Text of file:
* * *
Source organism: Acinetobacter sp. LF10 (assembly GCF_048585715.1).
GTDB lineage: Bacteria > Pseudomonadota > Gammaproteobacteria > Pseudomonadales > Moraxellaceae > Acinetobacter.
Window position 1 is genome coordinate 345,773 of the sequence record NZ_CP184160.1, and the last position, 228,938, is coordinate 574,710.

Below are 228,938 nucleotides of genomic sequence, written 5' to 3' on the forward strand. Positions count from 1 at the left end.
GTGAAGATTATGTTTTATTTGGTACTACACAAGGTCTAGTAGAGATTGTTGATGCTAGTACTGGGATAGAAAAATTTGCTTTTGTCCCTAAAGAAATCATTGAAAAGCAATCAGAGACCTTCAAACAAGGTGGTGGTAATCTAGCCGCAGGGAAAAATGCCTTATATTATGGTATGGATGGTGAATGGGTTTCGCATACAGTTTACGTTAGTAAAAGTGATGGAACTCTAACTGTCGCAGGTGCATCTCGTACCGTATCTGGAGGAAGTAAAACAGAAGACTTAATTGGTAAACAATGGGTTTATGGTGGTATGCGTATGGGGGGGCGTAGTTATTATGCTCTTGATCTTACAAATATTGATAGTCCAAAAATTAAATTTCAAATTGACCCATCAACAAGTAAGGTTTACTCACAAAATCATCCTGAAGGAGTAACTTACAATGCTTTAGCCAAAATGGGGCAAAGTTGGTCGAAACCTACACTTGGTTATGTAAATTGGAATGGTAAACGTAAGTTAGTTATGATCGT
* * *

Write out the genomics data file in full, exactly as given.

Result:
Source organism: Acinetobacter sp. LF10 (assembly GCF_048585715.1).
GTDB lineage: Bacteria > Pseudomonadota > Gammaproteobacteria > Pseudomonadales > Moraxellaceae > Acinetobacter.
Window position 1 is genome coordinate 345,773 of the sequence record NZ_CP184160.1, and the last position, 228,938, is coordinate 574,710.

Below are 228,938 nucleotides of genomic sequence, written 5' to 3' on the forward strand. Positions count from 1 at the left end.
GTGAAGATTATGTTTTATTTGGTACTACACAAGGTCTAGTAGAGATTGTTGATGCTAGTACTGGGATAGAAAAATTTGCTTTTGTCCCTAAAGAAATCATTGAAAAGCAATCAGAGACCTTCAAACAAGGTGGTGGTAATCTAGCCGCAGGGAAAAATGCCTTATATTATGGTATGGATGGTGAATGGGTTTCGCATACAGTTTACGTTAGTAAAAGTGATGGAACTCTAACTGTCGCAGGTGCATCTCGTACCGTATCTGGAGGAAGTAAAACAGAAGACTTAATTGGTAAACAATGGGTTTATGGTGGTATGCGTATGGGGGGGCGTAGTTATTATGCTCTTGATCTTACAAATATTGATAGTCCAAAAATTAAATTTCAAATTGACCCATCAACAAGTAAGGTTTACTCACAAAATCATCCTGAAGGAGTAACTTACAATGCTTTAGCCAAAATGGGGCAAAGTTGGTCGAAACCTACACTTGGTTATGTAAATTGGAATGGTAAACGTAAGTTAGTTATGATCGT